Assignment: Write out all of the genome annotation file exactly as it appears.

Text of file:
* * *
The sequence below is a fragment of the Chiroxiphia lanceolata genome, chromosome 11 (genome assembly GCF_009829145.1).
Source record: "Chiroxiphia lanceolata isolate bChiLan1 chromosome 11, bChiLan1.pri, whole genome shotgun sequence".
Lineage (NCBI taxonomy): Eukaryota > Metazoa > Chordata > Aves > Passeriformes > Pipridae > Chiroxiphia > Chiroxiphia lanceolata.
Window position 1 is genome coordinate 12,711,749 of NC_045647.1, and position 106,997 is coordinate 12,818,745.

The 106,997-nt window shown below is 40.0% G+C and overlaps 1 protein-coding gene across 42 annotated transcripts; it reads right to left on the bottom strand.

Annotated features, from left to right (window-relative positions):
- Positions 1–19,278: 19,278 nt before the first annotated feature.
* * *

The sequence below is a fragment of the Chiroxiphia lanceolata genome, chromosome 11 (genome assembly GCF_009829145.1).
Source record: "Chiroxiphia lanceolata isolate bChiLan1 chromosome 11, bChiLan1.pri, whole genome shotgun sequence".
Lineage (NCBI taxonomy): Eukaryota > Metazoa > Chordata > Aves > Passeriformes > Pipridae > Chiroxiphia > Chiroxiphia lanceolata.
Window position 1 is genome coordinate 12,711,749 of NC_045647.1, and position 106,997 is coordinate 12,818,745.

The 106,997-nt window shown below is 40.0% G+C and overlaps 1 protein-coding gene across 42 annotated transcripts; it reads right to left on the bottom strand.

Annotated features, from left to right (window-relative positions):
- Positions 1–19,278: 19,278 nt before the first annotated feature.